(PC) Shepard v. Borum et al, No. 1:2018cv00277 - Document 8 (E.D. Cal. 2018)

Court Description: ORDER DIRECTING Clerk of Court to Assign District Judge; new case number is 1:18-cv-00277 DAD-MJS (PC); FINDINGS and RECOMMENDATIONS recommending that Plaintiff's Motion to Proceed in Forma Pauperis 7 be denied and that Plaintiff be required t o submit the filing fee within 14 days of the Order Adopting these recommendations re 7 MOTION to PROCEED IN FORMA PAUPERIS filed by Lamont Shepard ; referred to Judge Drozd,signed by Magistrate Judge Michael J. Seng on 03/20/18. Objections to F&R due 14-Day Deadline(Martin-Gill, S)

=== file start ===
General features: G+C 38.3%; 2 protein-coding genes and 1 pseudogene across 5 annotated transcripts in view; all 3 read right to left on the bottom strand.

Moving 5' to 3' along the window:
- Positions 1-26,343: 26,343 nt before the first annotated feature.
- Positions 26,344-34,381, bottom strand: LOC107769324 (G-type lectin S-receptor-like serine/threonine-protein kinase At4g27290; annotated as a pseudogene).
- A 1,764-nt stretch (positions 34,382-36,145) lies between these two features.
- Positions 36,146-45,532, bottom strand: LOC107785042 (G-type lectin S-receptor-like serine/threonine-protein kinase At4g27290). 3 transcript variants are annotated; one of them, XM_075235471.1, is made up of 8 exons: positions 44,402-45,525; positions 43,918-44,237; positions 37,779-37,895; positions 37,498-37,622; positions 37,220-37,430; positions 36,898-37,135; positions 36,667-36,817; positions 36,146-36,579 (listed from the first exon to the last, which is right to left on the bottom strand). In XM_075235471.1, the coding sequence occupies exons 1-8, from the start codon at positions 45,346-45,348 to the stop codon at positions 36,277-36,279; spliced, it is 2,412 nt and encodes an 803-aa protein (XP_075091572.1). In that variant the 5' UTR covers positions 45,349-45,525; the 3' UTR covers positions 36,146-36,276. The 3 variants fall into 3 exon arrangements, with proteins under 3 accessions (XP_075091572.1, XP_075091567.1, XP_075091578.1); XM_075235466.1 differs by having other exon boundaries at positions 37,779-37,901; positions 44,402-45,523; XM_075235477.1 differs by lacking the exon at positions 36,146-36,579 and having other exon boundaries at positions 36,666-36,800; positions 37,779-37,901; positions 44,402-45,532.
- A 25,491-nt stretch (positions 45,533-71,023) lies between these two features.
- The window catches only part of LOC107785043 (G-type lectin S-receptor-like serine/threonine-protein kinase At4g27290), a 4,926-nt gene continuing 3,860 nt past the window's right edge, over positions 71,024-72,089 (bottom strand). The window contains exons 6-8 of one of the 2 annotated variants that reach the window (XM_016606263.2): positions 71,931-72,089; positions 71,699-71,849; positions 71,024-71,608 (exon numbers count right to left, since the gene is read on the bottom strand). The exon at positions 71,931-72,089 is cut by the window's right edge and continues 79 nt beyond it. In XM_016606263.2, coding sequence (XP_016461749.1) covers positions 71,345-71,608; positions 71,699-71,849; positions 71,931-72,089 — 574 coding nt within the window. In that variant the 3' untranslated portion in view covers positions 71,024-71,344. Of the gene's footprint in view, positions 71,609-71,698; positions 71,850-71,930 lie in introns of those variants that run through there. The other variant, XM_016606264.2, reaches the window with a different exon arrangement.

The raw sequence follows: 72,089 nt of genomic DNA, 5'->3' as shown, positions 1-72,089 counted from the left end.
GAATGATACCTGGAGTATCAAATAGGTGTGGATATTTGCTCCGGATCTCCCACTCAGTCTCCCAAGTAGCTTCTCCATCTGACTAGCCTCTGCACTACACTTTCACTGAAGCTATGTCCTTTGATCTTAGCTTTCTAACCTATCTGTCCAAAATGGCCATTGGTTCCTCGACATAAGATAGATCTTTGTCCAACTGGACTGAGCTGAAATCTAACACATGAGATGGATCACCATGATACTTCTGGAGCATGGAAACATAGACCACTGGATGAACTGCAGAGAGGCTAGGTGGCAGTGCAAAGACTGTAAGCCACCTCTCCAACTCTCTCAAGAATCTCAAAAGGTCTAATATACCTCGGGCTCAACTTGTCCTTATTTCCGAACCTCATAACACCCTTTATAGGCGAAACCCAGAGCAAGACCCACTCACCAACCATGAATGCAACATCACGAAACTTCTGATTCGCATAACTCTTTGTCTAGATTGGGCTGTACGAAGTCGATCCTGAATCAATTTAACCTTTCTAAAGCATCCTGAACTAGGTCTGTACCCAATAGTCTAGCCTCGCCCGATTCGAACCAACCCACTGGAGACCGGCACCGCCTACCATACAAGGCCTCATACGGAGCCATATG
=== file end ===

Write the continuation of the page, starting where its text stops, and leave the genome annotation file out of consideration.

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1 2 3 4 5 6 7 8 UNITED STATES DISTRICT COURT 9 EASTERN DISTRICT OF CALIFORNIA 10 11 LAMONT SHEPARD, 12 Plaintiff, 13 14 15 v. M. FORUM, et al., Defendants. 16 Case No. 1:18-cv-00277-MJS (PC) FINDINGS AND RECOMMENDATIONS TO DENY MOTION TO PROCEED IN FORMA PAUPERIS (ECF No. 7) ORDER DIRECTING CLERK OF COURT TO ASSIGN DISTRICT JUDGE FOURTEEN-DAY OBJECTIONS DEADLINE 17 18 19 Plaintiff is a state prisoner proceeding pro se in this civil rights action filed on 20 February 26, 2018. (ECF No. 1.) Plaintiff has not prepaid the filing fee as required by 21 Local Rule 121(c). He did however file a request for the Clerk of Court to tell him how to 22 submit funds to the Court. (Id.) In response, on March 2, 2018, the Court directed 23 Plaintiff to consult the Local Rules as to how to pay the filing fee. (ECF No. 5.) Plaintiff 24 was, nonetheless, directed to, within thirty days, pay the appropriate filing fee or file a 25 motion to proceed in forma pauperis. (Id.) 26 On March 14, 2018, Plaintiff filed a motion to proceed in forma pauperis. (ECF 27 No. 7.) For the reasons set forth below, the motion should be denied. 28 1 I. Motion to Proceed In Forma Pauperis 2 Plaintiff is subject to 28 U.S.C. 1915(g), which provides that “[i]n no event shall a 3 prisoner bring a civil action . . . under this section if the prisoner has, on 3 or more prior 4 occasions, while incarcerated or detained in any facility, brought an action or appeal in a 5 court of the United States that was dismissed on the grounds that it is frivolous, 6 malicious, or fails to state a claim upon which relief may be granted, unless the prisoner 7 is under imminent danger of serious physical injury.” 8 A. Three Actions Dismissed for Failure to State Claim 9 Plaintiff has brought three actions that were dismissed for failing to state a claim. 10 See Shepard v. Cannolly, No. 2:11-cv-0126-UA-MAN (C.D. Cal. Feb. 17, 2011); 11 Shepard v. Johnson, et al., No. 1:11-cv-01726-SKO PC (E.D. Cal. Aug. 7, 2012); 12 Shepard v. Munoz, et al., No. 1:12-cv-01470-GSA-PC (E.D. Cal. Oct. 8, 2013). 13 Two of these actions were dismissed by a Magistrate Judge based upon 14 Plaintiff’s consent under 28 U.S.C. §636(c)(1).. See Shepard v. Johnson, et al., No. 15 1:11-cv-01726-SKO PC (E.D. Cal. Aug. 7, 2012); Shepard v. Munoz, et al., No. 1:12-cv16 01470-GSA-PC (E.D. Cal. Oct. 8, 2013). 17 The Ninth Circuit recently held that Magistrate Judges do not have jurisdiction 18 over a case until all parties (both served and unserved) have consented to Magistrate 19 Judge jurisdiction. Williams v. King, 875 F.3d. 501 (9th Cir. 2017). “An error in 20 interpreting a statutory grant of jurisdiction is not, however, equivalent to acting with 21 total want of jurisdiction and does not render the judgment a complete nullity.” Jones v. 22 Giles, 741 F.2d 245, 248 (9th Cir. 1984) (citing Chicot County Drainage Dist. v. Baxter 23 State Bank, 308 U.S. 371, 376-77 (1940). The dismissal of Plaintiff’s prior cases by a 24 Magistrate Judge may still be properly counted as a strike for purposes of the PLRA 25 since those decisions have become final. See Chicot, at 375 (holding parties who had 26 the opportunity to raise the question of invalidity of jurisdiction are bound by rulings 27 thereunder because they failed to raise it), 376-77 (holding that decision errantly 28 entertained under jurisdiction conferred by statute that was subsequently declared 2 1 invalid could “not be assailed collaterally”) (citing Cromwell v. County of Sac, 94 U.S. 2 351, 352 (1876); Case v. Beauregard, 101 U.S. 688, 692 (1879); Baltimore Steamship 3 Co. v. Phillips, 274 U.S. 316, 319, 325 (1927); Grubb v. Public Utilities Commission, 281 4 U.S. 470, 479 (1930))). 5 All of Plaintiff’s actions noted above were dismissed before Plaintiff filed the 6 present action on February 26, 2018. Thus, Plaintiff is subject to 28 U.S.C. § 1915(g) 7 and is precluded from proceeding in forma pauperis in this action unless at the time the 8 complaint was filed, he was under imminent danger of serious physical injury. 9 10 B. Imminent Danger Exception The imminent danger exception applies if “the complaint makes a plausible 11 allegation that the prisoner faced ‘imminent danger of serious physical injury’ at the time 12 of filing.” Andrews v. Cervantes, 493 F.3d 1047, 1055 (9th Cir. 2007). The Ninth Circuit 13 interprets “imminent danger” to mean “ongoing danger,” meaning the prisoner must 14 allege that prison officials have continued with a practice that has injured him or others 15 similarly situated in the past. Id. at 1056-57. 16 A prisoner seeking to invoke the imminent danger exception in § 1915(g) must 17 make specific, credible allegations of imminent danger of serious physical harm. McNeil 18 v. U.S., 2006 WL 581081 (W.D. Wash. Mar. 8, 2006) (citing Kinnell v. Graves, 265 F.3d 19 1125, 1127-28 (10th Cir. 2001), and White v. Colorado, 157 F.3d 1226, 1232 (10th Cir. 20 1998)). Vague, speculative, and non-specific allegations are insufficient. See Pauline v. 21 Mishner, 2009 WL 1505672 (D. Haw. May 28, 2009) (plaintiff's vague and conclusory 22 allegations of possible future harm to himself or others are insufficient to trigger the 23 “imminent danger of serious physical injury” exception to dismissal under § 1915(g)); 24 Cooper v. Bush, 2006 WL 2054090 (M.D. Fla. July 21, 2006) (plaintiff's allegations that 25 he will commit suicide, or that he has already attempted suicide and will do so again, 26 are insufficient to show imminent danger); Luedtke v. Bertrand, 32 F.Supp.2d 1074, 27 1077 (E.D. Wis. 1999) (“[p]laintiff's vague allegation of a conspiracy among the 28 defendants to beat, assault, injure, harass and retaliate against him are not enough. 3 1 These allegations are insufficient and lack the specificity necessary to show an 2 imminent threat of serious physical injury.”). Here, the Court has reviewed Plaintiff’s complaint, and finds that Plaintiff is not at 3 4 imminent risk of suffering “serious physical injury.” He alleges that Defendants 5 conspired to restrict his ability to file administrative grievances in retaliation for filing past 6 complaints. (ECF No. 1.) The complained of action does not expose him to risk of 7 physical injury. 8 II. Conclusion 9 Accordingly, IT IS HEREBY ORDERED that the Clerk of Court assign a District 10 Judge to this action to address the below recommendations. Furthermore, IT IS HEREBY RECOMMENED that Plaintiff’s motion to proceed in 11 12 forma pauperis (ECF No. 7) be denied and that Plaintiff be required to submit the filing 13 fee within 14 days of the Order adopting these recommendations. These Findings and Recommendations will be submitted to the United States 14 15 District Judge assigned to the case, pursuant to the provisions of Title 28 U.S.C. § 16 636(b)(l). Within fourteen (14) days after being served with these Findings and 17 Recommendations, the parties may file written objections with the Court. The document 18 should be captioned “Objections to Magistrate Judge’s Findings and 19 Recommendations.” The parties are advised that failure to file objections within the 20 specified time may result in the waiver of rights on appeal. Wilkerson v. Wheeler, 772 21 F.3d 834, 839 (9th Cir. 2014) (citing Baxter v. Sullivan, 923 F.2d 1391, 1394 (9th Cir. 22 1991)). 23 24 25 IT IS SO ORDERED. Dated: March 20, 2018 /s/ 26 Michael J. Seng UNITED STATES MAGISTRATE JUDGE 27 28 4